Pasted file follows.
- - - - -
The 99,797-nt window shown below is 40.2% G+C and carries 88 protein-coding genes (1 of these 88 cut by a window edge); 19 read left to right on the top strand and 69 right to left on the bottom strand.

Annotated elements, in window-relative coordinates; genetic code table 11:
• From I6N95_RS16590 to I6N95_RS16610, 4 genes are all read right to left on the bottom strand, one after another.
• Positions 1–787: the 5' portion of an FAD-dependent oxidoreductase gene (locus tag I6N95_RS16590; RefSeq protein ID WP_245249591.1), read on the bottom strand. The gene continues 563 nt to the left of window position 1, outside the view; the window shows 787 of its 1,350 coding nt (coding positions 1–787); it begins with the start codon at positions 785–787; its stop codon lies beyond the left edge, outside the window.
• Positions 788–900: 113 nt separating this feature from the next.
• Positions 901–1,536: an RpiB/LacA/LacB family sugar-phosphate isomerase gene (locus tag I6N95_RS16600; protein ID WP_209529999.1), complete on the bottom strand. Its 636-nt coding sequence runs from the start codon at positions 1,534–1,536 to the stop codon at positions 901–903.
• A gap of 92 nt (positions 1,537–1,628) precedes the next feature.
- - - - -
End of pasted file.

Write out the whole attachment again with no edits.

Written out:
The 99,797-nt window shown below is 40.2% G+C and carries 88 protein-coding genes (1 of these 88 cut by a window edge); 19 read left to right on the top strand and 69 right to left on the bottom strand.

Annotated elements, in window-relative coordinates; genetic code table 11:
• From I6N95_RS16590 to I6N95_RS16610, 4 genes are all read right to left on the bottom strand, one after another.
• Positions 1–787: the 5' portion of an FAD-dependent oxidoreductase gene (locus tag I6N95_RS16590; RefSeq protein ID WP_245249591.1), read on the bottom strand. The gene continues 563 nt to the left of window position 1, outside the view; the window shows 787 of its 1,350 coding nt (coding positions 1–787); it begins with the start codon at positions 785–787; its stop codon lies beyond the left edge, outside the window.
• Positions 788–900: 113 nt separating this feature from the next.
• Positions 901–1,536: an RpiB/LacA/LacB family sugar-phosphate isomerase gene (locus tag I6N95_RS16600; protein ID WP_209529999.1), complete on the bottom strand. Its 636-nt coding sequence runs from the start codon at positions 1,534–1,536 to the stop codon at positions 901–903.
• A gap of 92 nt (positions 1,537–1,628) precedes the next feature.